Crash Bandicoot N. Sane Trilogy PC Performance Review
Published: 2nd July 2018 | Source: OC3D Internal Testing | Price: |
If you are used to large graphical options menus, prepare to be disappointed, as the Crash Bandicoot N. Sane Trilogy offers little in the way of graphical customisability.
The game offers players a total of seven graphical options, five of which are simple on/off switches while another is a choice between several grades of FXAA anti-aliasing.
The game also lacks the ability to give users a fully unlocked framerate in-game, leaving the majority of the displays we tested the game on with the option to max out the game's framerate at 30 or 60 FPS. On a 75Hz monitor, the game was only able to offer a maximum framerate of 37 FPS unless we set the monitor to 60FPS on the desktop.
At the bottom of this page, we have described a method which will allow PC gamers to unlock the N. Sane Trilogy's framerate, though this really should have been an option from within the game. We will also note that this game is unable to be played with 21:9 display resolutions, as the game is designed with 16:9 screens in mind. A wider view would either render additional parts of the screen that were never intended to be shown or lower the game's vertical view, which would make the game a lot more challenging to play.
Other standard PC graphical options like texture settings and anisotropic filtering settings are also missing from the PC version of the Crash Bandicoot N. Sane Trilogy, offering PC gamers what is presumably the same set of textures as the game's PS4 counterparts. This will also help minimise the potential graphical differences between the game's graphical presets.
The N. Sane Trilogy also offers four pre-defined graphical presets and an independent option for motion blur, though the game can be adjusted to suit user preferences and hardware requirements.
From the outset, we can tell you that moving shadow quality from High to Ultra has a high-performance impact, as does the game's Depth of Field option. If you have any performance issues, these are the first two options that you should consider disabling.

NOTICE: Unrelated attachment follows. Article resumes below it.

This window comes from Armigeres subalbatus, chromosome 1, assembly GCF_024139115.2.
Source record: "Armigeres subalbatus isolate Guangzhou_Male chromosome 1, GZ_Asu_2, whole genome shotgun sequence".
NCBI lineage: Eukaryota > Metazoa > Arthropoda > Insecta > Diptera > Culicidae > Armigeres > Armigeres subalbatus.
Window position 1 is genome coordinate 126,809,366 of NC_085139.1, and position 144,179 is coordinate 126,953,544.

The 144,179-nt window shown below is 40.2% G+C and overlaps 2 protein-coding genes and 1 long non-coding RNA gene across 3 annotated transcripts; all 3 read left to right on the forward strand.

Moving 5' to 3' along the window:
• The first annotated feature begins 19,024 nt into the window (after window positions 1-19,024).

|Depth of Field||Off||On||On||On|
The PC version of the Crash Bandicoot N. Sane Trilogy offers support for both gamepads and keyboard/mouse, though given the series' PS1 origins the game understandably plays best on gamepads.
Keyboard and mouse controls for the Crash Bandicoot N. Sane Trilogy are fully rebindable, though sadly the same cannot be said for the game's gamepad controls, which are fixed to the same button placements as the PS1 original. Fans of the series will know that the PS1 version of the original Crash Bandicoot lacks support for analog sticks, support which has been added to this re-release.
Unlocking the N. Sane Trilogy's framerate
The resolution options in the Crash Bandicoot N. Sane Trilogy are strange, offering little of the fine-grained control that we typically expect from a PC game.
We tested the game on a multitude of displays, with the game either selecting our maximum refresh rate or 50% of our maximum refresh rate as the game's "Max FPS". Strangely, when we used a 75Hz display, the game was only able to operate with a maximum refresh rate of 37FPS. Very strange.
Sadly, we did not have a 120Hz or higher display sitting around for our games testing, as we typically do our gaming analysis on a 4K monitor, a resolution that doesn't mix well with high refresh rates.
To unlock the maximum frame rate of the Crash Bandicoot N. Sane Trilogy, we found that a single tweak to the game's options in the Nvidia control panel would suffice, selecting an "off" option for V-Sync. This change overrides the game's built-in game settings and thankfully has no noticeable impact on gameplay. Sadly, this fix is not possible on Radeon graphics hardware.